Executing Tasks Remotely: Upon successful connection, we leverage SSH to establish a secure connection to the target machine. From there, we execute a PowerShell script (typically used for tasks like video encoding). You can customize this step by replacing 'mainuser' with the correct username and '~\encodevideo.ps1' with the actual script path you want to run.
Exit and Reporting: If the connection and task execution are successful, we exit the script gracefully. In the event of a failed connection within the designated time frame, the script provides a notification that the connection attempt has failed.
This script streamlines the process of waking up and automating tasks on a target machine remotely. It is particularly useful for scenarios where you need to conserve power by keeping the target machine in a low-power state until specific tasks require execution. To use this script effectively, ensure you've installed the 'wakeonlan' app and 'sambaclient' on your Raspberry Pi.
Feel free to customize the script to suit your specific requirements and automate a wide range of tasks on your target machine.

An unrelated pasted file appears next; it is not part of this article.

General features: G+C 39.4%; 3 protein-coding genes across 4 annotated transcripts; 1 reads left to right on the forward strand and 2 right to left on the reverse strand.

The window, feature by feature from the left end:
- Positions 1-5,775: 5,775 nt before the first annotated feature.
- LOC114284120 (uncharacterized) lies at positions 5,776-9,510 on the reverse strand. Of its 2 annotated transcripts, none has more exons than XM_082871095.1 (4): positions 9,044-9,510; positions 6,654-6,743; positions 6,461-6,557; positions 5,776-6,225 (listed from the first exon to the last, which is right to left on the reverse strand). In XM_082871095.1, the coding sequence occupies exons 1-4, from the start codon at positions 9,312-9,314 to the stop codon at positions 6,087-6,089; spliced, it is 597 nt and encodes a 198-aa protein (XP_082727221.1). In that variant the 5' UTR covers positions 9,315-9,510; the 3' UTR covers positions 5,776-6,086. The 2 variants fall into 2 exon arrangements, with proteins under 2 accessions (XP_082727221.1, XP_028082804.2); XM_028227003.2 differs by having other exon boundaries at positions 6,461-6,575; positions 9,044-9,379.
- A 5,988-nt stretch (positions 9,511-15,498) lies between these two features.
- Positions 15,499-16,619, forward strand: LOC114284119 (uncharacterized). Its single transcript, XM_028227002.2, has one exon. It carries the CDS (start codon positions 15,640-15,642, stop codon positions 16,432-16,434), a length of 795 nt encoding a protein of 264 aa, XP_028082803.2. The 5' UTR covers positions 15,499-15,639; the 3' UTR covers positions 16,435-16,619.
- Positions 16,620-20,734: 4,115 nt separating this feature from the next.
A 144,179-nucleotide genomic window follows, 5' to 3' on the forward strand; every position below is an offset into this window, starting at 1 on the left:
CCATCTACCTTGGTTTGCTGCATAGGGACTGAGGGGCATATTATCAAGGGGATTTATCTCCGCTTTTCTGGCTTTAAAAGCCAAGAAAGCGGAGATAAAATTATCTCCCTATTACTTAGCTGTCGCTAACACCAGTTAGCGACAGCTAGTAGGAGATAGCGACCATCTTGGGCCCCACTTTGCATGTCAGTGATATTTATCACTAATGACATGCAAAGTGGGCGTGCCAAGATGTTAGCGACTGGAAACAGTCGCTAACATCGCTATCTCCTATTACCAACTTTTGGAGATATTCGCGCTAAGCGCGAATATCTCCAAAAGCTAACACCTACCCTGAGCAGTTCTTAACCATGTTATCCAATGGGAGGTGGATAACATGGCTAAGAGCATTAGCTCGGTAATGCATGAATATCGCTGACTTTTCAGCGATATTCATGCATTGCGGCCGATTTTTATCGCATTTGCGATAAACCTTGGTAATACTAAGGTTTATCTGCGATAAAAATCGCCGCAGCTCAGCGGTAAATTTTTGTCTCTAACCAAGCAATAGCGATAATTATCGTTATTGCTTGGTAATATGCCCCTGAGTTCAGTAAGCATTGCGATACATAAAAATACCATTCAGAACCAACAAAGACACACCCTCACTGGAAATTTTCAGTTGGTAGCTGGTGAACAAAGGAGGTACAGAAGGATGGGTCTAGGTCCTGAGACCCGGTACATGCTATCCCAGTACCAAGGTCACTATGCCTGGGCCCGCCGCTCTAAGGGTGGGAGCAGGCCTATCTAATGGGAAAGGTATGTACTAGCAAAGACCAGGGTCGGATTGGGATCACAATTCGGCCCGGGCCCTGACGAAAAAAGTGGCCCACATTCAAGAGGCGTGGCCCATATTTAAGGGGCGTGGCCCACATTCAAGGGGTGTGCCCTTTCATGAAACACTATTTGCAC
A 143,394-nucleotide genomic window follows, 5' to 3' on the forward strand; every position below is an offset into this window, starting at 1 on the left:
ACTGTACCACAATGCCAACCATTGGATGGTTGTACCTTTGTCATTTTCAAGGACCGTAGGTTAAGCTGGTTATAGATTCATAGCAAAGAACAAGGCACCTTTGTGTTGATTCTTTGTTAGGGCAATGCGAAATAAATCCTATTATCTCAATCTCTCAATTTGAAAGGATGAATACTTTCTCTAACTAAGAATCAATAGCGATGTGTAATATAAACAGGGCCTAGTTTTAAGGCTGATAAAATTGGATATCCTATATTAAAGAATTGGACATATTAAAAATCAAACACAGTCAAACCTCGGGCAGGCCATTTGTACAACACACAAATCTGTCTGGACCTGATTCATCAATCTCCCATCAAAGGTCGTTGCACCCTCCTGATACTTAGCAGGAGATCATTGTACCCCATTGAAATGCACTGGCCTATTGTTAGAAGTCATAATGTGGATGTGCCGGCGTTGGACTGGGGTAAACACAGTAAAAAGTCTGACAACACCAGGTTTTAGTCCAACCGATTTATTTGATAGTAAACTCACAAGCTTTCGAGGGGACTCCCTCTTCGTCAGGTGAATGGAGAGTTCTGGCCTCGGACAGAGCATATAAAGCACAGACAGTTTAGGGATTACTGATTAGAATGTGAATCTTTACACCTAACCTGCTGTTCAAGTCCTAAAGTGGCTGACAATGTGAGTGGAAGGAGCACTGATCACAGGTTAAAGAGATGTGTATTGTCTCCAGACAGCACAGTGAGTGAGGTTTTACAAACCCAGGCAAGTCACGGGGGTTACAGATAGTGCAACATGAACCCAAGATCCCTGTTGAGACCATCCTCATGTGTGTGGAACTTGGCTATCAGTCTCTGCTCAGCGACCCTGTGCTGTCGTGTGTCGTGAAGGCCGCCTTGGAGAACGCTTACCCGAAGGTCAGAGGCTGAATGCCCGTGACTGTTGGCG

#!/bin/bash # Set the target IP address of the machine you want to wake up. target_ip="127.0.0.1" # Define the Samba share you want to check for files. samba_share="//NAS/hdd/tmp" # List the contents of the Samba share folder for video backups. # Replace 'videos/backup' with the correct path if needed. samba_contents=$(smbclient -A smb.conf -c "cd videos/backup; ls" //NAS/HDD | grep D | grep -vF \.| grep -v -e '^$') echo "Contents of the Samba share folder $samba_share:" echo "$samba_contents" # Check if there are subfolders in the Samba share. if [ -n "$samba_contents" ]; then echo "Subfolders exist in the Samba share folder $samba_share." else echo "No subfolders found in the Samba share folder $samba_share. Exiting." # Exit the script, as there's no need to wake up the PC. exit 1 fi # Wake up the target PC using its MAC address. # Replace 'AA:AA:AA:AA:AA:AA' with the actual MAC address. /usr/bin/wakeonlan -i 1$target_ip AA:AA:AA:AA:AA:AA # Set a timeout for checking if the target PC is awake (5 minutes). timeout=$((SECONDS+300)) while [ $SECONDS -lt $timeout ]; do if ping -c 1 -W 1 $target_ip &> /dev/null; then echo "Connection to $target_ip successful." # Connect to the Windows PC over SSH and run a PowerShell script. # Replace 'mainuser' with the correct username and '~\encodevideo.ps1' with the actual script path. ssh mainuser@$target_ip "pwsh ~\encodevideo.ps1" exit 0 else sleep 20 fi done echo "Connection to $target_ip failed after 5 minutes."
My experience with Wake on LAN has been fascinating. The ability to put PCs to sleep or shut them down, only to wake them when needed, aligns with my vision of efficiency. I'd love to hear others' ideas or projects in this realm. In the back of my mind, I can envision small-scale data centers with empty Kubernetes clusters benefiting from this approach. Has anyone used K8ts or something similar to auto-scale on-demand locally? Share your thoughts and experiences!